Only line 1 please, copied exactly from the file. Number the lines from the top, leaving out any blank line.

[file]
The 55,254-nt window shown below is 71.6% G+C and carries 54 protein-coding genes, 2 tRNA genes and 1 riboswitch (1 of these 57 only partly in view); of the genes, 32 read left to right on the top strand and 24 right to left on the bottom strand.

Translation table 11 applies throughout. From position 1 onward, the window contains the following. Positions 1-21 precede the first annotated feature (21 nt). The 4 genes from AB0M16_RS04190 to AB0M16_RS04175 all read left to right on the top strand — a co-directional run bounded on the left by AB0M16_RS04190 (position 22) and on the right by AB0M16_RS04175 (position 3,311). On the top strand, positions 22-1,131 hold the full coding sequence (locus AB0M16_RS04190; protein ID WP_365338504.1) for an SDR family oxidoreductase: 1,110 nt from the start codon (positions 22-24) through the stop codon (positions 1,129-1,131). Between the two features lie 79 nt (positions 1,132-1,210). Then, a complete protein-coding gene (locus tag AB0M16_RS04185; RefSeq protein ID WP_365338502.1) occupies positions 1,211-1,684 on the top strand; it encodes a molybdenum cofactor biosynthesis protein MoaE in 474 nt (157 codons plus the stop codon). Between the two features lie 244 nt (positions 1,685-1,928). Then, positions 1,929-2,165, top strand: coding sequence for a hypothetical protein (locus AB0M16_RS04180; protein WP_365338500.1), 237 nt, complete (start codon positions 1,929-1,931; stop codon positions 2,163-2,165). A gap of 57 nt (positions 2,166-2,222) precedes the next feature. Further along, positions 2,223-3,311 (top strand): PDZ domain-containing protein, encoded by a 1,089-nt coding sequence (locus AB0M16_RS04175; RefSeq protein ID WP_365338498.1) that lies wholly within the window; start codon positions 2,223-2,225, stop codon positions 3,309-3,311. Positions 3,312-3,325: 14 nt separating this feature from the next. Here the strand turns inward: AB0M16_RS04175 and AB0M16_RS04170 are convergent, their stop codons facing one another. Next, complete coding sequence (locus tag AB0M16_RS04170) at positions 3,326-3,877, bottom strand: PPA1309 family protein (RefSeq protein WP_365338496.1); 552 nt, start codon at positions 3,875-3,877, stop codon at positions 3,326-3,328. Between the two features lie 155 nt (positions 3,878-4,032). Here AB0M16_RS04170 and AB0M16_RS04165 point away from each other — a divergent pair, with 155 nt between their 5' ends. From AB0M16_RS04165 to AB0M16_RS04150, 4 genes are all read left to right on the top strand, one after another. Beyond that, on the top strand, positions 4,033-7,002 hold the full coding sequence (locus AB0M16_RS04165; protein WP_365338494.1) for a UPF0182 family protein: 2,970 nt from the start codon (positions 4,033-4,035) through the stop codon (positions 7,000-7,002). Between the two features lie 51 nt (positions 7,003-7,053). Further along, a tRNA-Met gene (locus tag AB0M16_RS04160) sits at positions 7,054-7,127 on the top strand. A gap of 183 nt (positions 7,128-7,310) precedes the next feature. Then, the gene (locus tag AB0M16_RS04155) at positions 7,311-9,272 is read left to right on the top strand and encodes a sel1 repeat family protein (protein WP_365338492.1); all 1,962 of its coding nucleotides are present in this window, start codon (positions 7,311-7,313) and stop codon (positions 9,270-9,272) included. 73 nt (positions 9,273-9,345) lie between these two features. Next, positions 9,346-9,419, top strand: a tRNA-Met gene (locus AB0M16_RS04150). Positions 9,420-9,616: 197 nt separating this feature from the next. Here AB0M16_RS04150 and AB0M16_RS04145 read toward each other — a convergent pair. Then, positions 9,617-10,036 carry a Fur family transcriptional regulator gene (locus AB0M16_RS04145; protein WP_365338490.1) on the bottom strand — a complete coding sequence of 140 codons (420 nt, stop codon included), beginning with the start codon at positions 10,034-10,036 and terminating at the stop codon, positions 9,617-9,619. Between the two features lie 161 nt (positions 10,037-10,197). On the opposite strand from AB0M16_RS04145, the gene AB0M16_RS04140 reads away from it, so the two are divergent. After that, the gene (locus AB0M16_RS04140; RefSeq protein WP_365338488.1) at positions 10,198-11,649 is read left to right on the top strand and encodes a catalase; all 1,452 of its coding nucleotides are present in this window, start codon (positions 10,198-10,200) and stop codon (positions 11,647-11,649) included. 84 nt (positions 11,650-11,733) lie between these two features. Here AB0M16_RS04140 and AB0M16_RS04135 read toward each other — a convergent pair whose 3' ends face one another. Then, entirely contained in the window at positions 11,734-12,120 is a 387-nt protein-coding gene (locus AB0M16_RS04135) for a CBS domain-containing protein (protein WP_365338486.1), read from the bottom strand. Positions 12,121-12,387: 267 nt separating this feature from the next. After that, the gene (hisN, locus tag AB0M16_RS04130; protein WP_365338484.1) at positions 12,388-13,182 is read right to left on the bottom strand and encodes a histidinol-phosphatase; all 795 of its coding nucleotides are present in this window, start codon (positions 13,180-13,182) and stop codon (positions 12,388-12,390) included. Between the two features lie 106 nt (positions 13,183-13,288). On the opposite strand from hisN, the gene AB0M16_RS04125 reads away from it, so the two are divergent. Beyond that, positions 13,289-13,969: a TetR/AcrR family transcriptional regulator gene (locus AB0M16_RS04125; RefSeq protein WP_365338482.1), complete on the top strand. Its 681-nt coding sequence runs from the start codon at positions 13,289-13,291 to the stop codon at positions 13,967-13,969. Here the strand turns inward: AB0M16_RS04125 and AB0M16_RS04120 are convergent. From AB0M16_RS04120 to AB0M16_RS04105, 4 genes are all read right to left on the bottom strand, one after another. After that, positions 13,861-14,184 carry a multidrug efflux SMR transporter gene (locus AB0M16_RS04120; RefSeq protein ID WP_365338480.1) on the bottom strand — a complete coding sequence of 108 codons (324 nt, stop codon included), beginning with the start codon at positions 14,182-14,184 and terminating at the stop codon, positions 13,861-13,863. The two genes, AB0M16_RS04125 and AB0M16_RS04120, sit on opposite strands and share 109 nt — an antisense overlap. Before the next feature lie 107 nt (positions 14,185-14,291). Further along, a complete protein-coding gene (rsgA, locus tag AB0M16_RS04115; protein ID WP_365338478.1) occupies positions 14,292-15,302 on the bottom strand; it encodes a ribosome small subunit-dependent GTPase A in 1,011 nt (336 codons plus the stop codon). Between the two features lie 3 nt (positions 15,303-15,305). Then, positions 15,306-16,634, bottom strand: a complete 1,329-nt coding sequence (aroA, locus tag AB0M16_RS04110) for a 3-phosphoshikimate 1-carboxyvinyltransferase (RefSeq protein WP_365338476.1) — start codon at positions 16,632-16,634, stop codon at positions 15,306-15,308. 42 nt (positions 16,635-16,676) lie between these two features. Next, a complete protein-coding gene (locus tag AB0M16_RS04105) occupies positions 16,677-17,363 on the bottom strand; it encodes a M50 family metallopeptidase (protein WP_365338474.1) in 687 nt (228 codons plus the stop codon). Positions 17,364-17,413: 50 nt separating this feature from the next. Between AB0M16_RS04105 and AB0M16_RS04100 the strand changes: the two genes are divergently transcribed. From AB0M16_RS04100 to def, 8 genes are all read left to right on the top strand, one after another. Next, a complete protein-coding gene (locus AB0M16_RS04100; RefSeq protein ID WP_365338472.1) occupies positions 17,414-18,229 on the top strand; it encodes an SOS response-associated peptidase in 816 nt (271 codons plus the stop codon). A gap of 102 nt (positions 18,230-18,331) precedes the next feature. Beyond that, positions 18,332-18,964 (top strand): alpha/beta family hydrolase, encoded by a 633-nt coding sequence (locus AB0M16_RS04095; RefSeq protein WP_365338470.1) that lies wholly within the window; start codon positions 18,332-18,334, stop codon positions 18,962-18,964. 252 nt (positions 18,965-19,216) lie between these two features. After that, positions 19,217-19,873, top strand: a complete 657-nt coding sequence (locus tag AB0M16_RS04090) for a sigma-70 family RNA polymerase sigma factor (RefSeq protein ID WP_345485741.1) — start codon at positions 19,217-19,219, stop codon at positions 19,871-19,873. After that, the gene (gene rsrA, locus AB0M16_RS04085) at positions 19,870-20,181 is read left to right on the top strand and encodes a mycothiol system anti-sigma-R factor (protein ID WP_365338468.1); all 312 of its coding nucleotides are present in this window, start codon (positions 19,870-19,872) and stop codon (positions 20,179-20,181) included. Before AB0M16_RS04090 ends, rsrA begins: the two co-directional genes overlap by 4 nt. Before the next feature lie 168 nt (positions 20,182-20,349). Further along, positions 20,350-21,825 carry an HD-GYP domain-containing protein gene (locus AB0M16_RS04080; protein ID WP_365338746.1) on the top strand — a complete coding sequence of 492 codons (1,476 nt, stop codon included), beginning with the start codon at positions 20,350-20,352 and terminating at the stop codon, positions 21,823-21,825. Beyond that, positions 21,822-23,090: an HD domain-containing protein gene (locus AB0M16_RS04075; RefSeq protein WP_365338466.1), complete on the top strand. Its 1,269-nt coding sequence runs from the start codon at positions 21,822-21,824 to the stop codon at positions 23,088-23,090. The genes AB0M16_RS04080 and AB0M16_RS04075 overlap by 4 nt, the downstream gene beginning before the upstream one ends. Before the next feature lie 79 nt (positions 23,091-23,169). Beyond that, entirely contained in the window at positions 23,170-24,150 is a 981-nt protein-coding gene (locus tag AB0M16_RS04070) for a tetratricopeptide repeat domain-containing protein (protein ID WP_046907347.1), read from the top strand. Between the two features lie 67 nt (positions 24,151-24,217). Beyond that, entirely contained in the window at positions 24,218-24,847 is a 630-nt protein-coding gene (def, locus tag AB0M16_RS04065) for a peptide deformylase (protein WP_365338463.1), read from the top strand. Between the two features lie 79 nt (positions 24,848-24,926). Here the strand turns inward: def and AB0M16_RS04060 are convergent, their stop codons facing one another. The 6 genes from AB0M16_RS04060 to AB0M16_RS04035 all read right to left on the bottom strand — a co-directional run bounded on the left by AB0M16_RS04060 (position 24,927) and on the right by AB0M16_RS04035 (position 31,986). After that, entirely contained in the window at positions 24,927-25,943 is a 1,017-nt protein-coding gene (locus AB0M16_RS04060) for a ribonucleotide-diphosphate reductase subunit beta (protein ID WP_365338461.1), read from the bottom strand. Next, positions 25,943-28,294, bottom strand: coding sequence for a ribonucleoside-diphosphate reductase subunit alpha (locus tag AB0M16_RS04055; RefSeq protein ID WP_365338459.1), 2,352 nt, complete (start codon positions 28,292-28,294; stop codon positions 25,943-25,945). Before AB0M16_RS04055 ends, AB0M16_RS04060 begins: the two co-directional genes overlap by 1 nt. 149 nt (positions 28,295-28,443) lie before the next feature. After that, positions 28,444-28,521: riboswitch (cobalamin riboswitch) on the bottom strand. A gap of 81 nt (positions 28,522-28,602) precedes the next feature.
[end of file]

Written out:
The 55,254-nt window shown below is 71.6% G+C and carries 54 protein-coding genes, 2 tRNA genes and 1 riboswitch (1 of these 57 only partly in view); of the genes, 32 read left to right on the top strand and 24 right to left on the bottom strand.